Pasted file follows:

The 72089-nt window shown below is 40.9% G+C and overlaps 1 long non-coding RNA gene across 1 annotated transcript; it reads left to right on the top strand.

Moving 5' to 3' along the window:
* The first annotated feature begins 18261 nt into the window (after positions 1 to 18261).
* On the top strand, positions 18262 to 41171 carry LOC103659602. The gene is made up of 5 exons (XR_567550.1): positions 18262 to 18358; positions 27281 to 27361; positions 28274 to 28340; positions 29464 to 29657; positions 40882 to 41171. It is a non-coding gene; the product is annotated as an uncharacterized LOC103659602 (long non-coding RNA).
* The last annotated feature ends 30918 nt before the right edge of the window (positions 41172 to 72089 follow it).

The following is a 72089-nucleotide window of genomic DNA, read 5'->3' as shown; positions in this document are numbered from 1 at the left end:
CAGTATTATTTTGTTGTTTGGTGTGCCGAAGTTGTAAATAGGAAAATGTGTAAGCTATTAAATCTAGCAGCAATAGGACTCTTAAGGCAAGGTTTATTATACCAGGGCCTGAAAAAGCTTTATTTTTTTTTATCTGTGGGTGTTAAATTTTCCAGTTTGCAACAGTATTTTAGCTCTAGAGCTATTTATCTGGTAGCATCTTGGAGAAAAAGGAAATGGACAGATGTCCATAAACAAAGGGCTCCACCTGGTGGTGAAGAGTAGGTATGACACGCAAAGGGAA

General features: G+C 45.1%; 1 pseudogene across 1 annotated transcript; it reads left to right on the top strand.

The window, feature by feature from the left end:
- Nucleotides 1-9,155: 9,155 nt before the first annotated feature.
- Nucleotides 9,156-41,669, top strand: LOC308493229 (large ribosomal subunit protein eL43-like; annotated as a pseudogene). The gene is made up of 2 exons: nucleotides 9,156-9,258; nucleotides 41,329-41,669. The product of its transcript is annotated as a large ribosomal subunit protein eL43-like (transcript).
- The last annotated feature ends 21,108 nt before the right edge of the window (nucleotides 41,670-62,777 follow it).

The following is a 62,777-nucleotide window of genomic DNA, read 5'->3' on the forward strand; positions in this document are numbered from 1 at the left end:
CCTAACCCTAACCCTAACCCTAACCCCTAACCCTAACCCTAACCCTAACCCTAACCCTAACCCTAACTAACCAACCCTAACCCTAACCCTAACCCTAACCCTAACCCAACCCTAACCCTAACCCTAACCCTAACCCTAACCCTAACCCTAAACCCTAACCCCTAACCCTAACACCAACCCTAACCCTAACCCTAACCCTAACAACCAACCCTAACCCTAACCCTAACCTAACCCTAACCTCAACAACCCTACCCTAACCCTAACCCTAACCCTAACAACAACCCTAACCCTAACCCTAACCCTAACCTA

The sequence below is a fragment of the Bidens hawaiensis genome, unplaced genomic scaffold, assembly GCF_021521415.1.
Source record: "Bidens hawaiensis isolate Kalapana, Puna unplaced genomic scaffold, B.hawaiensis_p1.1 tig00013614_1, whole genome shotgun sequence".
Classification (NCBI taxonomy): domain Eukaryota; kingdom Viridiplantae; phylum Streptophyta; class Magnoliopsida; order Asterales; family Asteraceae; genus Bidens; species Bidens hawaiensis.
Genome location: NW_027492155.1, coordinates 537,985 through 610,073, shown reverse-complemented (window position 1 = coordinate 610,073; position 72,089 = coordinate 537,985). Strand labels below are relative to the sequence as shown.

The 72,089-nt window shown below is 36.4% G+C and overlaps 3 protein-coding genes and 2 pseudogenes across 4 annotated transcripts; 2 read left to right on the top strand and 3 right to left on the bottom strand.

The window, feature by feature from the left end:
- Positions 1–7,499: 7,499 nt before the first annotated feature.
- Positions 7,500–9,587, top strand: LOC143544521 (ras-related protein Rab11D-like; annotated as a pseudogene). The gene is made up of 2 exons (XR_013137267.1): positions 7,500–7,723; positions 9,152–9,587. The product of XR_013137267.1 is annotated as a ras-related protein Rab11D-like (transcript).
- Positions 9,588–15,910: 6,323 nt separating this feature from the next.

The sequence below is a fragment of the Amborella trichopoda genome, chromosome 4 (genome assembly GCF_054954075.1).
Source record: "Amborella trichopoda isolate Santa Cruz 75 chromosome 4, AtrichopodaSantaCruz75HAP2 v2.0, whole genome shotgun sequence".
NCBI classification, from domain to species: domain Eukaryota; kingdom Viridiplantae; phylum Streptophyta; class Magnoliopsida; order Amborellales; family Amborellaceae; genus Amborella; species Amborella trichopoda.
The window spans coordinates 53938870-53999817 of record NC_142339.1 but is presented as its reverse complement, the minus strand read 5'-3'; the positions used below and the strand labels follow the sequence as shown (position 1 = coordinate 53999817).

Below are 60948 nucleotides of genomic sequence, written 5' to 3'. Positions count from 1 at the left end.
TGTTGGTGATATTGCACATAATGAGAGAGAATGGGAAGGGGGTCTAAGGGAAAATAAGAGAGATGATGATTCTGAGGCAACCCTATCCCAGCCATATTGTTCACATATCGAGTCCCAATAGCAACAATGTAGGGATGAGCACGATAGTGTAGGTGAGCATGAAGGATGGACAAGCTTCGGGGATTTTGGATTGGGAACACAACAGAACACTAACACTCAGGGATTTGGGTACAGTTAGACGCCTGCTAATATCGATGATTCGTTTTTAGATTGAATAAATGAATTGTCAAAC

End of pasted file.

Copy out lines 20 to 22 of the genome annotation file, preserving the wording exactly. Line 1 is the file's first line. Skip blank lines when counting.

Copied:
The window, feature by feature from the left end:
- Positions 1–7,499: 7,499 nt before the first annotated feature.
- Positions 7,500–9,587, top strand: LOC143544521 (ras-related protein Rab11D-like; annotated as a pseudogene). The gene is made up of 2 exons (XR_013137267.1): positions 7,500–7,723; positions 9,152–9,587. The product of XR_013137267.1 is annotated as a ras-related protein Rab11D-like (transcript).